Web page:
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Grubbs Hearts Noise

Grubbs Hearts Noise

Playing tracks by

Noel Akchote, Joseph Racaille, Tori Kudo (feat Phil Elvrum), Mitamurakandadan?, Rhodri Davies and more.

David Grubbs (Bastro / Bitch Magnet / Gastr Del Sol) picks his favorites for I Heart Noise!

David Grubbs is Professor of Music at Brooklyn College and the Graduate Center, CUNY. At Brooklyn College he also teaches in the MFA programs in Performance and Interactive Media Arts (PIMA) and Creative Writing. He is the author of Records Ruin the Landscape: John Cage, The Sixties, and Sound Recording (Duke University Press). He has released several solo albums and is known for his cross-disciplinary collaborations with writers Susan Howe and Rick Moody, visual artists Anthony McCall, Angela Bulloch, and Stephen Prina, and choreographer Jonah Bokaer. He is a grant recipient from the Foundation for Contemporary Arts; a contributing editor in music for BOMB Magazine; director of the Blue Chopsticks record label; and a member of ISSUE Project Room’s Board of Directors.


I Heart Noise

Liner notes from David Grubbs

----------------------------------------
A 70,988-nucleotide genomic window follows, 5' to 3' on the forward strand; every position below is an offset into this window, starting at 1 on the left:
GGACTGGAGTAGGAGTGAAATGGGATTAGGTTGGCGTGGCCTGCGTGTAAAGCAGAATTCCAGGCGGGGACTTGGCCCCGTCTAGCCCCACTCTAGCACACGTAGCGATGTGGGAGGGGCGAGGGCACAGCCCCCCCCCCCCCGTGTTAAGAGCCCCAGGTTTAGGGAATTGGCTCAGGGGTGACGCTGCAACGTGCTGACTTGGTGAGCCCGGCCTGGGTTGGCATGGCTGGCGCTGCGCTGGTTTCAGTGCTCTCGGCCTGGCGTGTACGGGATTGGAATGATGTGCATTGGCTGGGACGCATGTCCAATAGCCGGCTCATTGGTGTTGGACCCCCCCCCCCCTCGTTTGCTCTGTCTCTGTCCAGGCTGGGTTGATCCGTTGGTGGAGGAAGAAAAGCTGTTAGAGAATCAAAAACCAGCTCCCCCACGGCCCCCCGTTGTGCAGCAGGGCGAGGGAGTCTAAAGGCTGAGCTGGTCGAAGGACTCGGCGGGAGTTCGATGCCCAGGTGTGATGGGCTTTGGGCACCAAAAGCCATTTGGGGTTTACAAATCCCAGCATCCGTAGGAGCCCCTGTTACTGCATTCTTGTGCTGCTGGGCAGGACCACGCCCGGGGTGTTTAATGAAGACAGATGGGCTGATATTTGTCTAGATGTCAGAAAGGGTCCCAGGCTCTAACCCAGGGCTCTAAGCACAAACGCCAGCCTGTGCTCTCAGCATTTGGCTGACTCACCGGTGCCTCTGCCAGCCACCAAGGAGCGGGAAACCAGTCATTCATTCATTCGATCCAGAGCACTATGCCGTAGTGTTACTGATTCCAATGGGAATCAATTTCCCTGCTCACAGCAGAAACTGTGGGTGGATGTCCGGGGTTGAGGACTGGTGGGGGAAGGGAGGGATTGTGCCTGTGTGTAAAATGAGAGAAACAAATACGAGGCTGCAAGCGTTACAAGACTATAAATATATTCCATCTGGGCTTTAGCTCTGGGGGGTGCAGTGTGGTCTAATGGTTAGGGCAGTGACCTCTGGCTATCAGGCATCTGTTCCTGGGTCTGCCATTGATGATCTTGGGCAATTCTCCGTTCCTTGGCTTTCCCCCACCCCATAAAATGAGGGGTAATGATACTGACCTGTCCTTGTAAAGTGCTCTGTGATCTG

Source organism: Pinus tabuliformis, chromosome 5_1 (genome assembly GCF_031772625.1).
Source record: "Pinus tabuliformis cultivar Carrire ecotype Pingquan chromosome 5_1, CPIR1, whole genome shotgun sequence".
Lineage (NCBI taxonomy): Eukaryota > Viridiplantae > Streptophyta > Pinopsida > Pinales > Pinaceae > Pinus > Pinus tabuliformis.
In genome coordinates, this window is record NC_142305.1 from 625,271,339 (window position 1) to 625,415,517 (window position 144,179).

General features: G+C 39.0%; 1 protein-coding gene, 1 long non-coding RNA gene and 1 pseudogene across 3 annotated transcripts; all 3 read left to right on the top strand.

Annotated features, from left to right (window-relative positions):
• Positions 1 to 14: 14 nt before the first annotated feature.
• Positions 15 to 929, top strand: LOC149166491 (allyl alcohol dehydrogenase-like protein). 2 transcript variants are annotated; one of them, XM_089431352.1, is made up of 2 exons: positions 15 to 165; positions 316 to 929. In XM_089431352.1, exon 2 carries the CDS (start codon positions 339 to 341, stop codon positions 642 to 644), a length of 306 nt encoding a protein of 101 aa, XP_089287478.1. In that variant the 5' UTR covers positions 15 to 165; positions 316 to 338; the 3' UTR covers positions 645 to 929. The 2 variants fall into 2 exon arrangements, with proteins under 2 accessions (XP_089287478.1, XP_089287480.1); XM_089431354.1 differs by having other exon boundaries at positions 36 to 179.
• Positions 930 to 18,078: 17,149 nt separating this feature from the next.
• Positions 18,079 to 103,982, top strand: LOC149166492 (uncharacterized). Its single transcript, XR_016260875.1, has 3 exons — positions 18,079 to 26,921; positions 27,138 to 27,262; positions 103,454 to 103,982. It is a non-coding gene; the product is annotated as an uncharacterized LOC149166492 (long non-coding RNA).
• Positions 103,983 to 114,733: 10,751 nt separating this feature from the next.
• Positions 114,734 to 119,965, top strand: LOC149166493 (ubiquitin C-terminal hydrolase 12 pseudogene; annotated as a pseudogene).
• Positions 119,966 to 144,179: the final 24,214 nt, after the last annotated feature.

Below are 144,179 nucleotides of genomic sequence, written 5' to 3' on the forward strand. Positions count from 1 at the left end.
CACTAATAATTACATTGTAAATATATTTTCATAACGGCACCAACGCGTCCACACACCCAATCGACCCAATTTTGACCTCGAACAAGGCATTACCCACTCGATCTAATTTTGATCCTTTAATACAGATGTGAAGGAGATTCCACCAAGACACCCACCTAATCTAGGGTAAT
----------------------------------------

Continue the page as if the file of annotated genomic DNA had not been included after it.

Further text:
For a long time I had gravitated toward and orbited around Carlo Gesualdo’s wildly chromatic vocal music from four centuries ago, but I had never had the experience of playing it until Noël Akchoté invited me to take part in a quintet of guitarists performing Gesualdo’s Fifth Book of Madrigals. This is a home recording of Noël playing all five parts of “Correte, amanti, a prova.” Love love it—could listen to Noël’s versions of Gesualdo all day (and believe me I have). I recently came across Joseph Racaille’s 6 Petites Chansons EP, from which “Nous sommes des animaux” is the first track, after spending time in the Rec Rec shop in Zürich, which got me thinking about a whole sphere of related artists (from After Dinner to ZNR). Previously I knew of Racaille as one half of ZNR—strong recommendation for their recently reissued Barricade LP. Tori Kudo’s cover of Frank Ocean’s “Thinkin’ ’Bout You” (with assistance from Phil Elvrum) is something I’ve spun for nearly every guest in my apartment in the year 2016. Mitamurakandadan? is a brass band from Kobe, Japan on the Compare Notes label, and my understanding is that they’re more or less the house band at the Guggenheim House in Shioya, just outside Kobe, where I played an intensely enjoyable show earlier this year. This is a version of “Qui nem jiló,” perhaps best known as performed by Gilberto Gil. “Questions of Middle Distance” is a solo burner on distorted harp from Rhodri Davies; “Zokunarumono” is a solo guitar and voice track by Hisato Higuchi with a watery, submerged ambience all its own; and this interlude of three solo pieces is rounded out by Joe McPhee’s “Variations on a Blue Line” from an album recently reissued by the record label of the Chicago art gallery Corbett vs. Dempsey. Jim O’Rourke and I went through a period of immersing ourselves in Ennio Morricone soundtracks when we played together in Gastr del Sol. Somehow Maddalena eluded me, but it’s a great one, and Andrea Belfi did me the service of playing it for me. I will forever associate this with a train trip the morning after a gig in Naples, just soaking it all in. I’m grateful for Ian Nagoski’s Canary Records (visit them at, which has done everyone who’s paying attention an enormous favor in its archival releases from a wide range of musical traditions; Marika Papagika (here singing “Olympos Ke Kisavos”) is one of many personal favorites. Circle X were total art punk heroes from my hometown of Louisville, Kentucky, and “Current” is from their 1983 album Prehistory. “Luminous Vuori” finds Athens’ Mohammad (featuring my friend and collaborator Nikos Veliotis) in an unusually tuneful mode, and to my ears seems a good preamble to that most exuberant of send-offs, Van Dyke Parks’ version of the hymn “Farther Along.”